Logistics player Gateway Distriparks announced here today that it has elevated Sachin Bhanushali as chief executive of its rail freight subsidiary.
Bhanushali, who was president of Gateway Rail so far, would continue to report to Gateway Rail Chairman and Managing Director Prem Kishan Gupta, a company statement said.
He has been with the company since 2007 and had worked with the state-run Container Corporation of India (CONCOR) earlier.
Gateway Rail is one among 11 private container train operators and operates 21 train sets between its terminals in Garhi Harsaru, Ludhiana and Faridabad, as well as west coast ports.
Steep hike in Haulage charges will hurt ICD operations: Sachin Bhanushali
In an interview, Sachin Bhanushali, CEO, Gateway Rail Freight Ltd, shares his views on the steep hike in haulage charges. Excerpts:
Q: Help us understand how a steep hike in haulage charges of 25% to 41%, plus congestion surcharge of 10% for rail traffic originating at all ports impact your cost and customers?
Sachin Bhanushali: The charges which are levied by the Indian Railways on container train operators are in the nature of rail haulage charges and over a period of time, the structure of this rail haulage charges has emerged in such a way that it constitutes roughly about 75% to 80% of our overall cost.
It is a major input cost for us. It is the operations and management fee which is levied by the Indian Railways on us.
If we compare this with the road freight or the rail freight, over a period of last eight years since 2006 when this sector was deregulated, the average increase in all other freight has been to the tune of about 50%, while the rail haulage charges over this period have gone up by anywhere between 75% and 120%. The heavier slabs of containers have become more and more expensive across these nine changes, which have taken place over the period of last eight years, while the rest of the freight on Indian Railways has changed only five times.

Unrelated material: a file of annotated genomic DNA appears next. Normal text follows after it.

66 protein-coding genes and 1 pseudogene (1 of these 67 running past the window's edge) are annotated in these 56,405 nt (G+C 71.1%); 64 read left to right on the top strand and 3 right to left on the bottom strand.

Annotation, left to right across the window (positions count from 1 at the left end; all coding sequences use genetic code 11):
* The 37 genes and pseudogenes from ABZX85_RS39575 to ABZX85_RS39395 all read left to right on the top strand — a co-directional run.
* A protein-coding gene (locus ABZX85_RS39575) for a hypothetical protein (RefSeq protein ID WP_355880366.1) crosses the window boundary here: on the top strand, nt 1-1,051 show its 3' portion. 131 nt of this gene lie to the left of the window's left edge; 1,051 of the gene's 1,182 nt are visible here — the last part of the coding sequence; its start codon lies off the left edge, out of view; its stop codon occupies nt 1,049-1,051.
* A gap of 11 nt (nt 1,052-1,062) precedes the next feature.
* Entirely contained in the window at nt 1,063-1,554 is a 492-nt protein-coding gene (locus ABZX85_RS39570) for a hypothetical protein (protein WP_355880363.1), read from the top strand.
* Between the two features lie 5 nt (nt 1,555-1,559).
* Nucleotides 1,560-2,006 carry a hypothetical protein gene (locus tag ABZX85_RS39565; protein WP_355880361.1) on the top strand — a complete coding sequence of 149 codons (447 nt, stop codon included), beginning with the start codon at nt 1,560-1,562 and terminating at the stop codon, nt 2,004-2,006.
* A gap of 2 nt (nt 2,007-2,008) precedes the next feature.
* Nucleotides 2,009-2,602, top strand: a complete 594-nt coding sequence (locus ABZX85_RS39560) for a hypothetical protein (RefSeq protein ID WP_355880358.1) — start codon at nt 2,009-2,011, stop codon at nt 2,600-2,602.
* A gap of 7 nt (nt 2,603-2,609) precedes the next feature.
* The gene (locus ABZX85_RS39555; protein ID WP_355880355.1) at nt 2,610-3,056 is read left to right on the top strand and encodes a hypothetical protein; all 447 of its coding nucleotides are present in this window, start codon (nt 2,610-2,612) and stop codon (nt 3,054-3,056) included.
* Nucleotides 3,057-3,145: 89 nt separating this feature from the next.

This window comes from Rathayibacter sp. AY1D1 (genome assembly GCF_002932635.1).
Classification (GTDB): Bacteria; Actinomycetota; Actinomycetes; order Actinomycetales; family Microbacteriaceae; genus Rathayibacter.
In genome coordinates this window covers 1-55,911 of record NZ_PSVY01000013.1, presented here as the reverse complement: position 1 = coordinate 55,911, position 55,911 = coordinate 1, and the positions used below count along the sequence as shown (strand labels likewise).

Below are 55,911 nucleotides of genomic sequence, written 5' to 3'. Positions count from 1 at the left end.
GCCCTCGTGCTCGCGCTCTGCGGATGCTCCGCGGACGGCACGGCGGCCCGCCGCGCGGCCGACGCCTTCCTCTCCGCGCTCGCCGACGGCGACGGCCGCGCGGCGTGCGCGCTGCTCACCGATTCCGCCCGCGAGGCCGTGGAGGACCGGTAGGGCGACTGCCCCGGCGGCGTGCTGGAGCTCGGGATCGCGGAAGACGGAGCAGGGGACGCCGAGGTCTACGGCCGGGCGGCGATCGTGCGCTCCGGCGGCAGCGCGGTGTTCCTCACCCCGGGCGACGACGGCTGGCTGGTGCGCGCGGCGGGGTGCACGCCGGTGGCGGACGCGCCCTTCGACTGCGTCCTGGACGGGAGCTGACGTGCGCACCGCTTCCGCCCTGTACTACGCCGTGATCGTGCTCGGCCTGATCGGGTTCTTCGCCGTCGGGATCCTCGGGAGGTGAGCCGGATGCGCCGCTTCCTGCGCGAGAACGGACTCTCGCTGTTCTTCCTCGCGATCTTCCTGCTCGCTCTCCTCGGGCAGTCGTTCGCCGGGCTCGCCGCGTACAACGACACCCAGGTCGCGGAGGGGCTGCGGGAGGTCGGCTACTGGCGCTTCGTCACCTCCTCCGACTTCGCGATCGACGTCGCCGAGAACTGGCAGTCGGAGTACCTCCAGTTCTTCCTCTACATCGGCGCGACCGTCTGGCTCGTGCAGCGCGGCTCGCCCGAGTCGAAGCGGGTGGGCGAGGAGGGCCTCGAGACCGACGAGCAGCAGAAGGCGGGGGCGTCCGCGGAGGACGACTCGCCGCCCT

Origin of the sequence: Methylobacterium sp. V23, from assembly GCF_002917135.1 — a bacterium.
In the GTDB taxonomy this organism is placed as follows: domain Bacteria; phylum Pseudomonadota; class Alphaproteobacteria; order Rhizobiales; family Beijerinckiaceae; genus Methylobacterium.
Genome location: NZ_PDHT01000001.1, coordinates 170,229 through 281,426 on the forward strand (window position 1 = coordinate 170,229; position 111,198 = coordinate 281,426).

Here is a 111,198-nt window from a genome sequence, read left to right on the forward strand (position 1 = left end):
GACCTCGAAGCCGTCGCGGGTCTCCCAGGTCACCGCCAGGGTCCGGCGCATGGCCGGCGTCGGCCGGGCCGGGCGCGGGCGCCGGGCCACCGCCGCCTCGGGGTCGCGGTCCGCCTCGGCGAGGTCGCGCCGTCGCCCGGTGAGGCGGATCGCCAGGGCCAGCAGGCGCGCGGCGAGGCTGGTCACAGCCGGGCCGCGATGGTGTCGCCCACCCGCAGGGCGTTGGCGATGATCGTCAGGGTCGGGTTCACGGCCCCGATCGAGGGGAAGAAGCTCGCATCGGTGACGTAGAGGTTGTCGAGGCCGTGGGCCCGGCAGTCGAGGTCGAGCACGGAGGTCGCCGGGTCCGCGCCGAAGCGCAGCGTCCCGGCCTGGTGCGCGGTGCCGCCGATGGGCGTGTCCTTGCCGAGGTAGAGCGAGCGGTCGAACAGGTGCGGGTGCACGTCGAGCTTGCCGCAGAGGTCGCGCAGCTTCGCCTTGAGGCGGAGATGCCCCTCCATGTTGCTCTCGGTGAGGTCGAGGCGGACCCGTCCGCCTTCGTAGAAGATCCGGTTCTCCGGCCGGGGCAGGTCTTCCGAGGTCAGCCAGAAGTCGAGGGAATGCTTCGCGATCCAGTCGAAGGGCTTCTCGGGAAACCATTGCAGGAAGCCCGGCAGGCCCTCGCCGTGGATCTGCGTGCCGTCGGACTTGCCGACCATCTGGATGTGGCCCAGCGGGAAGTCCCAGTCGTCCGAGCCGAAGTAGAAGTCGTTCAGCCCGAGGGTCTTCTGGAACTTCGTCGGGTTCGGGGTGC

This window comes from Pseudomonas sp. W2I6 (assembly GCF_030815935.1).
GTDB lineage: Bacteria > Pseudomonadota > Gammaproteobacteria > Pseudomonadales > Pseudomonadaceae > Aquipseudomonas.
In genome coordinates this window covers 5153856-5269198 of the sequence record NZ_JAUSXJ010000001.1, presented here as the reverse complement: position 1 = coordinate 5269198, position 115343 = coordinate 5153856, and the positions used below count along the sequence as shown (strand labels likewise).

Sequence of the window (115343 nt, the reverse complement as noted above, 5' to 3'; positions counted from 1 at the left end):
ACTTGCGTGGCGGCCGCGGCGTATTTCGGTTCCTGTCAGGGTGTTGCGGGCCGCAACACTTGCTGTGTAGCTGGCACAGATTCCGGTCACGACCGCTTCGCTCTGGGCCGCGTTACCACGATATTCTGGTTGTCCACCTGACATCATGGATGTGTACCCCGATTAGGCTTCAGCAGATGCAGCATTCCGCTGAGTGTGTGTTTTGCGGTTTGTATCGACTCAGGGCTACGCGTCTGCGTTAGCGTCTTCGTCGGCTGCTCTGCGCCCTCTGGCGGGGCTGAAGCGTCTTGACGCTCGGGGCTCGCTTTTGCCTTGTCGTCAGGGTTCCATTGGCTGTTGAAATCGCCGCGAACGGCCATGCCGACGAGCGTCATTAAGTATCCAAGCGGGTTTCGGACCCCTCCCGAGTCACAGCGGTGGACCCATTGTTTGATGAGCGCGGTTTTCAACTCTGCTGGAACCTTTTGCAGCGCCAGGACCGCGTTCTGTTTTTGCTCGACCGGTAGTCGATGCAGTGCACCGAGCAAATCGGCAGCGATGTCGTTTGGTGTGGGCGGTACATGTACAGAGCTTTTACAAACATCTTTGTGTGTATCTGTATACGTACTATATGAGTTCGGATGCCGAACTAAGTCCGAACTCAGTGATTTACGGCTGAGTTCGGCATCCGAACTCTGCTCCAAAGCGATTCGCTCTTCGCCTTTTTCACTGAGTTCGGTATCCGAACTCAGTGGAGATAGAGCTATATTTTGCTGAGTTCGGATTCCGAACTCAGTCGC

There has been a bit of unfairness in dealing with the tariff part of it. This affects us deeply primarily because it makes the ICD operations, ICD by rail operations, more expensive and there is a tendency of the trade to shift towards the port side CFSes rather than operate from the hinterland ICD. So it goes against the principle of intermodalism.
Q: But what I want to understand is that in the past some of the players such as you and Concur, etc, have passed on the increased cost to clients and we understand that you intend to do the same as well with immediate effect this time. Can you just clarify and tell us?
Sachin Bhanushali: Yes, in fact, the increase is so steep. A 27% increase translates into roughly about Rs 5,000 to Rs 8,000 per container. This kind of margins does not exist in this business. So there is no alternative for us other than to pass on the entire cost in rupee terms to our customer. But along side that our other costs also go up. We do not get an opportunity to pass on those costs. So to some extent, our margins do get compressed whenever only rupee term increase is passed on our customers. The pressure on prices has always been very high because of both competition as well as the international sector itself demanding a very cheap price.
Q: To take off on that point you said that margins will be impacted, some brokerages seem to suggest that it will be just about 30 to 40 bps negative impact on the margins of your business. Would that estimate be correct?
Sachin Bhanushali: The actual impact would not be more than 50 bps, I would say, but it may result into shrinking of the overall addressable market because some of the businesses, particularly the light business which forms about 25% to 30% of the overall business, might prefer to shift to the port town CFSes rather than operate from the ICD. The real concern lies there.
Q: And in terms of your volumes, what is the split between the light and heavy cargo and how do you see volumes getting impacted in the second half?
Sachin Bhanushali: The lightweight cargo is roughly about 25% to 30%. In case for the NCR and Punjab markets, the lightweight cargo is slightly higher than that. It goes sometimes up to 40%. The lightweight cargo is also very-very price sensitive. So the price elasticity being very high, the tendency of this cargo to shift with every increase in the rail cost towards the port town increases.
In the second half, we do not see much of shift of the volumes immediately, but in the fourth quarter of the current fiscal, there may be some shift of the lightweight cargo. The overall sector has been growing roughly at about 14% during the last two quarters. This growth primarily is fuelled by increased containerization of the existing volumes itself, though the volumes themselves are not growing. But this may get impacted because of this freight increase resulting into the ICD volumes remaining at the same level or maybe going down by about 5% to 10%.